The Cuban president said the second stage of the response has begun, and is focused on ensuring that this limited supply of fuel lasts until deliveries arrive at the end of the month and in October, when the situation should return to normal.
“This fight will be won with much organization, much discipline, and by reinforcing austerity and conservation,” Díaz-Canel said, noting that the country has overcome this first stage of the fuel shortage with the least impact possible.
During a meeting to evaluate measures taken to address the difficult energy situation, the Cuban President insisted, “We are not going to stop dreaming. Our people will continue to be happy, hard-working, creative, and joyful. This is part of the determination we have expressed to never surrender.”
The President of Cuba’s Councils of State and Ministers reiterated that the problem is a result of escalating hostility on the part of the United States toward the country, which has included the obstruction of fuel deliveries.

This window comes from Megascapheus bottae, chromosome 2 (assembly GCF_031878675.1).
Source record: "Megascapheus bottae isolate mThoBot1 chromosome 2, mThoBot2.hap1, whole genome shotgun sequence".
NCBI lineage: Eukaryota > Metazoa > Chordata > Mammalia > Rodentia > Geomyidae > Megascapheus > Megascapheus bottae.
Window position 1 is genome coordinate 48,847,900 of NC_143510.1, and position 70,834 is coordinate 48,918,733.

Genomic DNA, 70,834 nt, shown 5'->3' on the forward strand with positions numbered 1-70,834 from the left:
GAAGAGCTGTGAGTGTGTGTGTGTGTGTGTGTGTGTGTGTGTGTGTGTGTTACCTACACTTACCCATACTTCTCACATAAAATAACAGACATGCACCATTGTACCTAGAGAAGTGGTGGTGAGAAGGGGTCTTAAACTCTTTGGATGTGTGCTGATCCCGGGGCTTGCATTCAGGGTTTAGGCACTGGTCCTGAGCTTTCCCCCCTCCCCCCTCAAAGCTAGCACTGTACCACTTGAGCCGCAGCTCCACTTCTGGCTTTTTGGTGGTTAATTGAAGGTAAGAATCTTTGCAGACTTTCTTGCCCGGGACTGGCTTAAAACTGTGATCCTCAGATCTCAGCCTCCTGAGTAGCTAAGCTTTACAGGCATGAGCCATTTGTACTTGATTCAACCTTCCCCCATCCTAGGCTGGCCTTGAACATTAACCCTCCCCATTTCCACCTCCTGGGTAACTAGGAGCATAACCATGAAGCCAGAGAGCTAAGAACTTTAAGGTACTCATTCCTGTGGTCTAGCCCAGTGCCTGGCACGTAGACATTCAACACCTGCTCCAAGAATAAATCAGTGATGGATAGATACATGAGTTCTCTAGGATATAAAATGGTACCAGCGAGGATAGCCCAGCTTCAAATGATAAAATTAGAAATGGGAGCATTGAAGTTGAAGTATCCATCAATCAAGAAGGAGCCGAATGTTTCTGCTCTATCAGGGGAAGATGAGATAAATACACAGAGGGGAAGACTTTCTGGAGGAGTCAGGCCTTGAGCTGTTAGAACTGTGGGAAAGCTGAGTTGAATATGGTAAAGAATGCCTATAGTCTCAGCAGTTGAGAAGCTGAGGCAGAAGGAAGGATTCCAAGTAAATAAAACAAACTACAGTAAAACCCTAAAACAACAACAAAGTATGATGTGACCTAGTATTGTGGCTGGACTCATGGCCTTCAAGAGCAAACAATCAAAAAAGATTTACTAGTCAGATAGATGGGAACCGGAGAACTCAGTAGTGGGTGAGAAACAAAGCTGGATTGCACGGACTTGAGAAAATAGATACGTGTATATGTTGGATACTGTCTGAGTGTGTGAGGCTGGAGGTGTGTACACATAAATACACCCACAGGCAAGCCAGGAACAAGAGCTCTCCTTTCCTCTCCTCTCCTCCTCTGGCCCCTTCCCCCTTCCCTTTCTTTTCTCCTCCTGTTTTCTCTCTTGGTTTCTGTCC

“They are bogged down In Venezuela,” he stated, “the Bolivarian people are defending their revolution, resisting pressures and economic sanctions of all kinds. So the U.S. wants to blame their failure there on Cuba, and discount the heroism of the Venezuelan people.”
“Given the empire’s inability to force them to their knees, they decided to increase pressure on Cuba, and spread the idea that problems here are the result of government incompetency,” he said.
In the meantime, Cuban Foreign Minister Bruno Rodriguez on Monday denounced the imposition of stiff fines on vessels and shipping lines that supply fuel to Cuba, saying they were part of a larger plan to harm Cuba.
"Preventing fuel delivery to our country is part of the genocidal actions against Cuba. This harms our people and cause(s) hardships and difficulties that are currently affecting every Cuban family. The only one responsible is the U.S. government," Rodriguez said via Twitter.
Last week, Cuban President Miguel Diaz-Canel unveiled a package of measures designed to cope with the fuel shortage, including temporarily scaling back production at several state-owned companies.
Also Monday, Rodriguez warned the U.S. government might try to distract attention from an economic downturn in the United States by creating conflicts abroad, days after U.S. Secretary of State blamed Iran for recent drone attacks on Saudi Oil facilities.
- Countries: Cuba